We are often told that Partition took place in 1947. This is incorrect. The partition of India was given legislative shape in 1947, but it had started a few years or even some decades earlier and it is still taking place in different ways, for no land can be partitioned if the hearts of a large number of its inhabitants have not already been divided. It is this long partition that Aanchal Malhotra’s debut novel, The Book of Everlasting Things, is partly about, but it also becomes, as it unfolds, a story about love and loss and, perhaps, finally a kind of redemption. The two are not unconnected concerns.
The novel revolves around Samir Vij, the scion of the Vij family in pre-Partition Lahore, and Firdaus, the young woman he falls in love with. Even though five generations are narrated in its 445 pages, it is essentially the lives and, shall we say, after-lives of Samir and Firdaus that are the concern.
Abandoning the family business in textiles, the Vijs enter the business of perfumes, propelled by the skills and experiences of Samir’s uncle, Vivek, who returns, after being presumed lost, from the First World War. He, like about 1.5 million soldiers from India (the largest contingent from any of the British colonies), had fought for the British empire. Vivek never talks about his war experiences, mostly in France, but they have altered him forever and taught him the skills and techniques of making perfumes. By a strange coincidence, his nephew, Samir, has a particularly attuned nose for smells and fragrances, and soon he becomes his uncle’s disciple, as the family business in perfumes flourishes.
The other family that plays a significant role in the novel is that of Ustad Altaf Hussain Khan, a master of calligraphy, who is educating his daughter, Firdaus, in the art going against the customs of the times. When the Vijs start using the Ustad for calligraphic labels on their bottles of perfume and Samir expresses the desire to learn calligraphy, having seen and fallen in love with Firdaus, the inevitable ensues and soon the two young people are exchanging letters and dreams.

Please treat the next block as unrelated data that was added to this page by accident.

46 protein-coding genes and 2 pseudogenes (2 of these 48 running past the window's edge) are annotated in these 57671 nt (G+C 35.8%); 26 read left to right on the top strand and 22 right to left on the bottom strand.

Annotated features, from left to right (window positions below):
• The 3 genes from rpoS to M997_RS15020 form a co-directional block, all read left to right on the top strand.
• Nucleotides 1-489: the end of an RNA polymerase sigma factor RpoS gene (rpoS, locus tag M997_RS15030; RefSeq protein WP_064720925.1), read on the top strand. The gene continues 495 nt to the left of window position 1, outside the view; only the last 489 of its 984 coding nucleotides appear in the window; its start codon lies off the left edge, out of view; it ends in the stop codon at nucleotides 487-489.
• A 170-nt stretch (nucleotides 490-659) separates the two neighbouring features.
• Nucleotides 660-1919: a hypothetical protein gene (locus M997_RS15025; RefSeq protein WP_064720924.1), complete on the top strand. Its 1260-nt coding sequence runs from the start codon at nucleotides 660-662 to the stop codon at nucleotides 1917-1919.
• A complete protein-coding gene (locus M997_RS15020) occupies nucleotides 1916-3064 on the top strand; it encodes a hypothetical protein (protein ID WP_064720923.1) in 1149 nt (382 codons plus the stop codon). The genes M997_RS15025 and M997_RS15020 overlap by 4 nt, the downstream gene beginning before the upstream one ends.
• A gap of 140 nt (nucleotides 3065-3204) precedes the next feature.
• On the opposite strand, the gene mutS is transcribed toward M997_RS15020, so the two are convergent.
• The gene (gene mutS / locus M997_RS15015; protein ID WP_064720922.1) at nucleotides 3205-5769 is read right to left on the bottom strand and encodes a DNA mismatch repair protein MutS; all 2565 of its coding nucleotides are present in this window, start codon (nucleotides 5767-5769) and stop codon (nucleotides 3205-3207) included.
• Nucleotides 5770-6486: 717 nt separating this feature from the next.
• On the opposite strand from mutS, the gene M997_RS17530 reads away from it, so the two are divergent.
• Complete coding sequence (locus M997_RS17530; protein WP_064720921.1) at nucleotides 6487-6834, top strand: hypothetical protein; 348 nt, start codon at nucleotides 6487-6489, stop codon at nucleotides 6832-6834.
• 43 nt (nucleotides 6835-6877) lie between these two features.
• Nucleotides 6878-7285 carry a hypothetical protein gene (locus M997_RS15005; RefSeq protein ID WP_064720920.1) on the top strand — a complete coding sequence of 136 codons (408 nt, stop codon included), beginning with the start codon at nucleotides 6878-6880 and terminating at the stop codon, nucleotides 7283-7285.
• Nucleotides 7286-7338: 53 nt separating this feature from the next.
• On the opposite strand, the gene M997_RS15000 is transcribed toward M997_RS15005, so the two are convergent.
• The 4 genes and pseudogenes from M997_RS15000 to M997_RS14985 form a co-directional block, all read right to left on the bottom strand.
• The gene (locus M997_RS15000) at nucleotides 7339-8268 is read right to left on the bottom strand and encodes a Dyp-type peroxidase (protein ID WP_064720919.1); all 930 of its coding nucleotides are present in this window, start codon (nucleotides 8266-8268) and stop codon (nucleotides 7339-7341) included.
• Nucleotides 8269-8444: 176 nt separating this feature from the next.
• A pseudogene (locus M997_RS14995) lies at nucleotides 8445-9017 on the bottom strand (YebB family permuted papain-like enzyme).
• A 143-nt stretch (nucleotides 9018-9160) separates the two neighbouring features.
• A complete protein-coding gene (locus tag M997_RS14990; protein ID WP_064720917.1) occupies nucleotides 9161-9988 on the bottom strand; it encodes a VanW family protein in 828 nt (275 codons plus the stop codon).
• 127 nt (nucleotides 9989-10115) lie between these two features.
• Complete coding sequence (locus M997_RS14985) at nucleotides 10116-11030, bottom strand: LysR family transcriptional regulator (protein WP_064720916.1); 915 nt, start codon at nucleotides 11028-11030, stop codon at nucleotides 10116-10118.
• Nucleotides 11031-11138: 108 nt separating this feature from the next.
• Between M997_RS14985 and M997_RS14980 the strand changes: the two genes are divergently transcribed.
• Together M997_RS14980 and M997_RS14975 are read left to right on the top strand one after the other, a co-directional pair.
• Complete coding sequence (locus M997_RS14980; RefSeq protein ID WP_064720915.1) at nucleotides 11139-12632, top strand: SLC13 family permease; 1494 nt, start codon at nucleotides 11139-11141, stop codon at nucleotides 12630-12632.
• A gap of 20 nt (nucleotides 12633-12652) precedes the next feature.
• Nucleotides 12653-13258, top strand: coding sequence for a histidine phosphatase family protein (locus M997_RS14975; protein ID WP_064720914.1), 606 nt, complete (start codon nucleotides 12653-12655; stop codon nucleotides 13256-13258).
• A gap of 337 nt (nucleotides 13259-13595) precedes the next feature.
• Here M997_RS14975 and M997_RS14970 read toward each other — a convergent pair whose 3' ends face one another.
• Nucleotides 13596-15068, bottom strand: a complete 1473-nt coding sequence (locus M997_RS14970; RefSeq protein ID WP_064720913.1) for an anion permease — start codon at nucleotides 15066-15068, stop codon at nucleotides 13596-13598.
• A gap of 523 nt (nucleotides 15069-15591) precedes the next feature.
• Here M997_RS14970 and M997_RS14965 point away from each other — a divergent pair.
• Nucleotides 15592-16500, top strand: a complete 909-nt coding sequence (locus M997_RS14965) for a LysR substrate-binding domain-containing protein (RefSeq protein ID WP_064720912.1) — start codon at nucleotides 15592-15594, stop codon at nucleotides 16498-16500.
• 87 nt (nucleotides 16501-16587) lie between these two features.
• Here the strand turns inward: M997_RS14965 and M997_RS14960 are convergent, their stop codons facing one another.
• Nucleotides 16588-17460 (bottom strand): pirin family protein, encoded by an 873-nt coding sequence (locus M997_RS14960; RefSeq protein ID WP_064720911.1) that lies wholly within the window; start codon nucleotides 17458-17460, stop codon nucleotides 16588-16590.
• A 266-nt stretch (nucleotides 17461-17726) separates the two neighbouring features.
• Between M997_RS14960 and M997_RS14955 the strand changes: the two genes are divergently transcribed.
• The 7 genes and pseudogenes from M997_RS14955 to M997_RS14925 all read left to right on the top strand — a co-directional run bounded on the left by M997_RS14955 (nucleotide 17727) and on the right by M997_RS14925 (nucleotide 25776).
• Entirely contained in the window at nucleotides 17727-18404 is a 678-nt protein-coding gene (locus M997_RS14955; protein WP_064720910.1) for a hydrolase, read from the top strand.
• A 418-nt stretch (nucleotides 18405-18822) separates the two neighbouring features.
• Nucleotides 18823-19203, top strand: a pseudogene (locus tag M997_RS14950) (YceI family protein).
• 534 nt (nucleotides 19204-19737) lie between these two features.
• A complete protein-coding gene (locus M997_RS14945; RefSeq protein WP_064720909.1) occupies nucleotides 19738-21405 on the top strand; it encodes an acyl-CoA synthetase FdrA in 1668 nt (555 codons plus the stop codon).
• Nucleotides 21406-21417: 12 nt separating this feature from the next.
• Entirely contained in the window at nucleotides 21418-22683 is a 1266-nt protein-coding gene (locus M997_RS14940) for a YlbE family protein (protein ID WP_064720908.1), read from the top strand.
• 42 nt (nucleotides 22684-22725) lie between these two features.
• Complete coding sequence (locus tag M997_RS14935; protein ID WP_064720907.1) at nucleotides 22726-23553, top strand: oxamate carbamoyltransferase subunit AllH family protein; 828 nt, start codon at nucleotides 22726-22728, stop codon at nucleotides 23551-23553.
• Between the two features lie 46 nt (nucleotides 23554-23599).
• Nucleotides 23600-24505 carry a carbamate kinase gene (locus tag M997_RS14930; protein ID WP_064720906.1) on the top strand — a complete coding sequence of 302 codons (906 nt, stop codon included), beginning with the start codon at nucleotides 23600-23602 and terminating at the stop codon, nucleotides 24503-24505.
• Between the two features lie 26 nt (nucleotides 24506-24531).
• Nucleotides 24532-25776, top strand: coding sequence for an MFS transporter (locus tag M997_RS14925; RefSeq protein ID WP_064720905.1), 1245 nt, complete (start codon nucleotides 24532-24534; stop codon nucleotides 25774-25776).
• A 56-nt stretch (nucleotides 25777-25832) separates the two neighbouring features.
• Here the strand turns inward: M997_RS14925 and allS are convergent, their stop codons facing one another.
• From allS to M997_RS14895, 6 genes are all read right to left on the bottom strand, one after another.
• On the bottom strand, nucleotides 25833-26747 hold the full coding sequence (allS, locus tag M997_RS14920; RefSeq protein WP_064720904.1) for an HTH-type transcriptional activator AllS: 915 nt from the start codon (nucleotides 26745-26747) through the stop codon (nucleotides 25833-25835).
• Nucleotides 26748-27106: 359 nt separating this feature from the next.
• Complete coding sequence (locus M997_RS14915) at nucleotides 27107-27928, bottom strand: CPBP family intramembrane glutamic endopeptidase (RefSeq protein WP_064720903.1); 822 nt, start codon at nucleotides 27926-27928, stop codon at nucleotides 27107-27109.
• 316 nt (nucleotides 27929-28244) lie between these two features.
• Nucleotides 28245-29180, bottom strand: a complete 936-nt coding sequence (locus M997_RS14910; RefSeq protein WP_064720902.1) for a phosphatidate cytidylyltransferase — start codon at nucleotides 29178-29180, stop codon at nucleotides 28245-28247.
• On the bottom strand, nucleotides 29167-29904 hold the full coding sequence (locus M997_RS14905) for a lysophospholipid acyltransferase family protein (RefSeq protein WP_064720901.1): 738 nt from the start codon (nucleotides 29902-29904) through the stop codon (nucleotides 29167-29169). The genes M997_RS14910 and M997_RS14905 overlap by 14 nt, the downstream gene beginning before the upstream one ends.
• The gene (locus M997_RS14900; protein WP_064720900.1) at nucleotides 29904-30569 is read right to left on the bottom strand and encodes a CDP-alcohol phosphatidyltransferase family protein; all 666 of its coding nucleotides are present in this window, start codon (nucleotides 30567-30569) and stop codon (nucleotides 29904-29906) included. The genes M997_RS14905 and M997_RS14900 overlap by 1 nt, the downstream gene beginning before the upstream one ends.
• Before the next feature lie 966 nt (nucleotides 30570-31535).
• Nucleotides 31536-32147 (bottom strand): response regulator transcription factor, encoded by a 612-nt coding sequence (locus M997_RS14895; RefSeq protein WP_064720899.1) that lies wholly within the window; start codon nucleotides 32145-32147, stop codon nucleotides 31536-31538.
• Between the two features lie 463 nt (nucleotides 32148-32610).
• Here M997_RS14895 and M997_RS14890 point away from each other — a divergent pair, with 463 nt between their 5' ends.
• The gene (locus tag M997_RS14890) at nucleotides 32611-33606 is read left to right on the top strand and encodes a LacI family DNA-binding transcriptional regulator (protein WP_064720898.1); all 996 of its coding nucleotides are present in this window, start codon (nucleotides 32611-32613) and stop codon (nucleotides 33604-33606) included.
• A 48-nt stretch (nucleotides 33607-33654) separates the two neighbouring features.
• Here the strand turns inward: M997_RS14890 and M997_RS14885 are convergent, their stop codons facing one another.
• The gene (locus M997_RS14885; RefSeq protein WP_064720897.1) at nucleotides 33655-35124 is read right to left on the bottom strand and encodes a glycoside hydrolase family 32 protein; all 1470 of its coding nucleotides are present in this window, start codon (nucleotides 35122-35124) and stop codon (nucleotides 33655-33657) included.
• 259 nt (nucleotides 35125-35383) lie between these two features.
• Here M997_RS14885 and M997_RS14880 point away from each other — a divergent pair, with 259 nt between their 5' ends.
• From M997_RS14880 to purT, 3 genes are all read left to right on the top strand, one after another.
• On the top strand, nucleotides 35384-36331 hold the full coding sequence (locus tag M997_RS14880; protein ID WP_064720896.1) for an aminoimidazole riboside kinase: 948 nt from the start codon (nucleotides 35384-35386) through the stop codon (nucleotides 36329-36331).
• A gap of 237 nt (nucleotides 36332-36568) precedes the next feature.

Fires of hatred
But something else has started appearing as inevitable to many in British India, and that is, alas, Partition. Despite resistance and opposition to it, soon many parts of India, especially in Bengal and Punjab, are burning with the fires of hatred. Firdaus and Samir are parted. Firdaus is married off to a cousin whose family arrives from Delhi as refugees. Samir, having lost his family in riots in Lahore, ends up a refugee in Delhi, and then Bombay (now Mumbai), and finally France.
In France, Samir eventually marries Léa, a French woman, and starts a family, and begins to recover, through notebooks that he has saved from the conflagration in Lahore, his uncle Vivek’s story of the First World War.
Both Firdaus and Samir shore up the fragments of the ruin of their love and build families in different countries. The novel moves on to include a note of hope: not the hope of recovery, for that seems impossible, but the hope of new beginnings informed by the knowledge of what has passed, which is the hope life offers when one embraces love instead of hatred. However, it is best to refrain from paraphrasing the rest of the novel so that the reader can read for herself.